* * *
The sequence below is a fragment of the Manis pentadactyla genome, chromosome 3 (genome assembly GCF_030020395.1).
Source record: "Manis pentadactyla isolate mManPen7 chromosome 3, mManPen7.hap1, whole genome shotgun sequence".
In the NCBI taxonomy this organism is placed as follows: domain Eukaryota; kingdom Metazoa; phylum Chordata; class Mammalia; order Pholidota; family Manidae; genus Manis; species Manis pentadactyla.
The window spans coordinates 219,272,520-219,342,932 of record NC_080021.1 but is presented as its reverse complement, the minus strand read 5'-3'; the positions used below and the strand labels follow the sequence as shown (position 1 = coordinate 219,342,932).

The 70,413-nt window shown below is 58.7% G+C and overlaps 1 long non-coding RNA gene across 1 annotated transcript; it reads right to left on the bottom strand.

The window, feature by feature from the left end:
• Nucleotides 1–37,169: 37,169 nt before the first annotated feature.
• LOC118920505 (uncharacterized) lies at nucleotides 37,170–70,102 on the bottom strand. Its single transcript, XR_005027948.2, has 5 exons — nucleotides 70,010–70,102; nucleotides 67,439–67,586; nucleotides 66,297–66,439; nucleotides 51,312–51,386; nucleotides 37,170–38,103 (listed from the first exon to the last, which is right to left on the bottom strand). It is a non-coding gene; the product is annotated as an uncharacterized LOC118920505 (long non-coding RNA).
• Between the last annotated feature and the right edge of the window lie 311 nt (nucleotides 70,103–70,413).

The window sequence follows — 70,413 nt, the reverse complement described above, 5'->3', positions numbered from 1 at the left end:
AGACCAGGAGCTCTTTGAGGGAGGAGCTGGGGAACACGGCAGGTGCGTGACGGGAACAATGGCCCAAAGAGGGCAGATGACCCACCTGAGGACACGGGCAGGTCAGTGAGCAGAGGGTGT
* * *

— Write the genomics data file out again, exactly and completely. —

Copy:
The sequence below is a fragment of the Manis pentadactyla genome, chromosome 3 (genome assembly GCF_030020395.1).
Source record: "Manis pentadactyla isolate mManPen7 chromosome 3, mManPen7.hap1, whole genome shotgun sequence".
In the NCBI taxonomy this organism is placed as follows: domain Eukaryota; kingdom Metazoa; phylum Chordata; class Mammalia; order Pholidota; family Manidae; genus Manis; species Manis pentadactyla.
The window spans coordinates 219,272,520-219,342,932 of record NC_080021.1 but is presented as its reverse complement, the minus strand read 5'-3'; the positions used below and the strand labels follow the sequence as shown (position 1 = coordinate 219,342,932).

The 70,413-nt window shown below is 58.7% G+C and overlaps 1 long non-coding RNA gene across 1 annotated transcript; it reads right to left on the bottom strand.

The window, feature by feature from the left end:
• Nucleotides 1–37,169: 37,169 nt before the first annotated feature.
• LOC118920505 (uncharacterized) lies at nucleotides 37,170–70,102 on the bottom strand. Its single transcript, XR_005027948.2, has 5 exons — nucleotides 70,010–70,102; nucleotides 67,439–67,586; nucleotides 66,297–66,439; nucleotides 51,312–51,386; nucleotides 37,170–38,103 (listed from the first exon to the last, which is right to left on the bottom strand). It is a non-coding gene; the product is annotated as an uncharacterized LOC118920505 (long non-coding RNA).
• Between the last annotated feature and the right edge of the window lie 311 nt (nucleotides 70,103–70,413).

The window sequence follows — 70,413 nt, the reverse complement described above, 5'->3', positions numbered from 1 at the left end:
AGACCAGGAGCTCTTTGAGGGAGGAGCTGGGGAACACGGCAGGTGCGTGACGGGAACAATGGCCCAAAGAGGGCAGATGACCCACCTGAGGACACGGGCAGGTCAGTGAGCAGAGGGTGT